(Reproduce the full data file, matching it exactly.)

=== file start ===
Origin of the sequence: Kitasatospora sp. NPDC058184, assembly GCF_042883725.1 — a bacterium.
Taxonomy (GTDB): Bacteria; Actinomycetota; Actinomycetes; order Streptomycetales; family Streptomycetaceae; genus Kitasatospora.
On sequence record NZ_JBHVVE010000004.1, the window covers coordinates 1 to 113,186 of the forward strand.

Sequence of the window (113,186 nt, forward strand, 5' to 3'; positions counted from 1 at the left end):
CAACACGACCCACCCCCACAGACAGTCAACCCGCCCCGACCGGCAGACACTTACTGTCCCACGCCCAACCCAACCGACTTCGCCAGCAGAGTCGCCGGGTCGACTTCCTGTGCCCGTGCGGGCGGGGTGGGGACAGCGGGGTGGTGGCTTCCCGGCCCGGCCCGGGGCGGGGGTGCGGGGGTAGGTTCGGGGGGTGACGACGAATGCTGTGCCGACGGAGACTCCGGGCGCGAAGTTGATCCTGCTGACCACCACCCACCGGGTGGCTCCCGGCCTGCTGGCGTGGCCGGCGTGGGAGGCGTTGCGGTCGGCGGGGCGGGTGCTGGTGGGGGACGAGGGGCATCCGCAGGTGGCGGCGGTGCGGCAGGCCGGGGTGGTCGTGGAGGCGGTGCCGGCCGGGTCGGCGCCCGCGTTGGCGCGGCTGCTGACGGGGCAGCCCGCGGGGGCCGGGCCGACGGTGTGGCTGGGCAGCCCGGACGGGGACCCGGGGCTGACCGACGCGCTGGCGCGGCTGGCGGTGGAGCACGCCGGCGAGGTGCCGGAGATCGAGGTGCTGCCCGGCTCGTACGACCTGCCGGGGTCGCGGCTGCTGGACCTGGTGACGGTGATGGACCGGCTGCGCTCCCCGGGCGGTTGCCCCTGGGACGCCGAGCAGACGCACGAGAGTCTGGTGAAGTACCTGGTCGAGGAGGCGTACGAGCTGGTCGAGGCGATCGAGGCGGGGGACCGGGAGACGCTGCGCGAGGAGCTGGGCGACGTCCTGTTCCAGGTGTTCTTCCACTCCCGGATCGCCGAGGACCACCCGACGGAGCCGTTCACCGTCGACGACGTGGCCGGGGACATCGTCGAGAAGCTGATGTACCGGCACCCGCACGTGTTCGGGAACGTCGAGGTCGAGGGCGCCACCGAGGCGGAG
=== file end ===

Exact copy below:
Origin of the sequence: Kitasatospora sp. NPDC058184, assembly GCF_042883725.1 — a bacterium.
Taxonomy (GTDB): Bacteria; Actinomycetota; Actinomycetes; order Streptomycetales; family Streptomycetaceae; genus Kitasatospora.
On sequence record NZ_JBHVVE010000004.1, the window covers coordinates 1 to 113,186 of the forward strand.

Sequence of the window (113,186 nt, forward strand, 5' to 3'; positions counted from 1 at the left end):
CAACACGACCCACCCCCACAGACAGTCAACCCGCCCCGACCGGCAGACACTTACTGTCCCACGCCCAACCCAACCGACTTCGCCAGCAGAGTCGCCGGGTCGACTTCCTGTGCCCGTGCGGGCGGGGTGGGGACAGCGGGGTGGTGGCTTCCCGGCCCGGCCCGGGGCGGGGGTGCGGGGGTAGGTTCGGGGGGTGACGACGAATGCTGTGCCGACGGAGACTCCGGGCGCGAAGTTGATCCTGCTGACCACCACCCACCGGGTGGCTCCCGGCCTGCTGGCGTGGCCGGCGTGGGAGGCGTTGCGGTCGGCGGGGCGGGTGCTGGTGGGGGACGAGGGGCATCCGCAGGTGGCGGCGGTGCGGCAGGCCGGGGTGGTCGTGGAGGCGGTGCCGGCCGGGTCGGCGCCCGCGTTGGCGCGGCTGCTGACGGGGCAGCCCGCGGGGGCCGGGCCGACGGTGTGGCTGGGCAGCCCGGACGGGGACCCGGGGCTGACCGACGCGCTGGCGCGGCTGGCGGTGGAGCACGCCGGCGAGGTGCCGGAGATCGAGGTGCTGCCCGGCTCGTACGACCTGCCGGGGTCGCGGCTGCTGGACCTGGTGACGGTGATGGACCGGCTGCGCTCCCCGGGCGGTTGCCCCTGGGACGCCGAGCAGACGCACGAGAGTCTGGTGAAGTACCTGGTCGAGGAGGCGTACGAGCTGGTCGAGGCGATCGAGGCGGGGGACCGGGAGACGCTGCGCGAGGAGCTGGGCGACGTCCTGTTCCAGGTGTTCTTCCACTCCCGGATCGCCGAGGACCACCCGACGGAGCCGTTCACCGTCGACGACGTGGCCGGGGACATCGTCGAGAAGCTGATGTACCGGCACCCGCACGTGTTCGGGAACGTCGAGGTCGAGGGCGCCACCGAGGCGGAG